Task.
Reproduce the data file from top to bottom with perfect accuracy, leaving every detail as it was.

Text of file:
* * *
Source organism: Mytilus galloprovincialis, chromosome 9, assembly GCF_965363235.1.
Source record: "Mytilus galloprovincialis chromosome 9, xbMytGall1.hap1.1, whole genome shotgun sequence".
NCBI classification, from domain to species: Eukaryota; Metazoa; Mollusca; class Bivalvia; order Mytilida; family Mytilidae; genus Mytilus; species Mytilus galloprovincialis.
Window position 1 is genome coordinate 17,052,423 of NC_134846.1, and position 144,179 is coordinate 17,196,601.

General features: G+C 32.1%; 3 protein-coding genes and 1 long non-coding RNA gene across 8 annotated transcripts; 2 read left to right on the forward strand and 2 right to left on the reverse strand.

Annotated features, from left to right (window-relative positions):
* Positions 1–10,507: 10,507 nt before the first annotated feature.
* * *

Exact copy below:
Source organism: Mytilus galloprovincialis, chromosome 9, assembly GCF_965363235.1.
Source record: "Mytilus galloprovincialis chromosome 9, xbMytGall1.hap1.1, whole genome shotgun sequence".
NCBI classification, from domain to species: Eukaryota; Metazoa; Mollusca; class Bivalvia; order Mytilida; family Mytilidae; genus Mytilus; species Mytilus galloprovincialis.
Window position 1 is genome coordinate 17,052,423 of NC_134846.1, and position 144,179 is coordinate 17,196,601.

General features: G+C 32.1%; 3 protein-coding genes and 1 long non-coding RNA gene across 8 annotated transcripts; 2 read left to right on the forward strand and 2 right to left on the reverse strand.

Annotated features, from left to right (window-relative positions):
* Positions 1–10,507: 10,507 nt before the first annotated feature.